Conor Montague, a PhD candidate and post-graduate researcher at the Moore Institute, National University Ireland, Galway, where he also lectures and teaches, is a novelist, playwright, actor, director, and television (sitcom) comedy writer. Montague is also a coordinator for Creative Writing, City Literary Institute, Covent Garden, London. In March 2009, he established the Vagabond Theatre Company, Galway, and in 2011 and 2012, produced, presented, directed, and acted in Who Needs Enemies – A Nightmare on Henry St. as part of the Galway Comedy Festival. In January 2011, Montague established Vagabond Productions; in the following year he wrote and produced for television Who Needs Enemies, an eight-part, contemporary comic-drama series set in Galway. The series is currently under consideration by the BBC. At Fairfield, Montague will be introducing “Houdini’s Great Escape,” the pilot and final episode of Who Needs Enemies. He will also present a show-reel of the live theater performances from which the television series was adapted, and the video used in his fundraising project for the series.  

Alan Gilsenan is a Dublin-based filmmaker, writer, and theater director whose work has appeared in the cinema and on the BBC TV, ITV, Channel 4, RTE, PBS, SBS Australia, and the History Channel, among other venues. In 2009, he was appointed to the Board of Ireland’s state broadcaster RTE. He is also on the Board of Fighting Words, a creative writing center for young people founded by Sean Love and novelist Roddy Doyle. Most recently, he completed a cinema-documentary Eliza Lynch: Queen of Paraguay (2013) with Marie Doyle-Kennedy in the title role. It premiered in December at the London Film Festival, and had its Irish premiere in February at the Dublin International Film Festival. Hugh Linehan of The Irish Times wrote, “Alan Gilsenan’s films since the late 1980s probably stand as the most substantial body of work documenting and exploring contemporary Irish society in an unashamedly cinematic language.”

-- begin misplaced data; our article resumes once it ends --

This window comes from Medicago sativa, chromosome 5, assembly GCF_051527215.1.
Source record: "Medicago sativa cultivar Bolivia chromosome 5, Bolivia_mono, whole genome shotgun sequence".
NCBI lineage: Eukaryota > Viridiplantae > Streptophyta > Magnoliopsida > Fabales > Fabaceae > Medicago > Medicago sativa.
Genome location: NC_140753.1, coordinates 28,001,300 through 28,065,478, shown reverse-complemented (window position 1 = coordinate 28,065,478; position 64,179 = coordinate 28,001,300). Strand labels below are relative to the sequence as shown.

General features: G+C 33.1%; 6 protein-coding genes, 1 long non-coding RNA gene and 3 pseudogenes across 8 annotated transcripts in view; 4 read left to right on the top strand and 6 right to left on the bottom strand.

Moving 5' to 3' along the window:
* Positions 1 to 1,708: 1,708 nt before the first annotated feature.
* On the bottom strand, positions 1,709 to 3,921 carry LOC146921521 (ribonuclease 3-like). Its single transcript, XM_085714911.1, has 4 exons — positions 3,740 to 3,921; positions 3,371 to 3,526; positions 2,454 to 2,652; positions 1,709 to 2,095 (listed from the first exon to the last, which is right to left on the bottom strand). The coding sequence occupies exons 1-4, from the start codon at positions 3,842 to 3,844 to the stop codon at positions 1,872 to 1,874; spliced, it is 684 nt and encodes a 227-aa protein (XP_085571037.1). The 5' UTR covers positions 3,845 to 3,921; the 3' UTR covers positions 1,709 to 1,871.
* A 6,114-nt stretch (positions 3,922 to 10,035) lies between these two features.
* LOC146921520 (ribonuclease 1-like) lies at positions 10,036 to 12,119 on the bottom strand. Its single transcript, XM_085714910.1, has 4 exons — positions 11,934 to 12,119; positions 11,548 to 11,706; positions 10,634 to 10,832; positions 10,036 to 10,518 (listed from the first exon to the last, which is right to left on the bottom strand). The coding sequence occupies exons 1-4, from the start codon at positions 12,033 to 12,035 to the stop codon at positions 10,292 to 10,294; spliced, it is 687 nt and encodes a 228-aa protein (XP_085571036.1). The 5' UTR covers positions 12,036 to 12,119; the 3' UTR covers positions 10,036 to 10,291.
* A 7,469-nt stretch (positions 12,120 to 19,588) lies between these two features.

Connecticut Humanities (CTH) is a non-profit affiliate of the National Endowment for the Humanities that funds, creates, and collaborates on hundreds of cultural programs across Connecticut each year. These programs bring together people of all ages and backgrounds to express, share, and explore ideas in thoughtful and productive ways. From local discussion groups to major exhibitions on important historical events, CTH programs engage, enlighten, and educate. Learn more by visiting www.cthumanities.org.

For more information on the film festival, contact Dr. Nels Pearson, npearson@fairfield.edu or Prof. Marion White, MWhite@fairfield.edu.

 

09-09-14 04:43 PM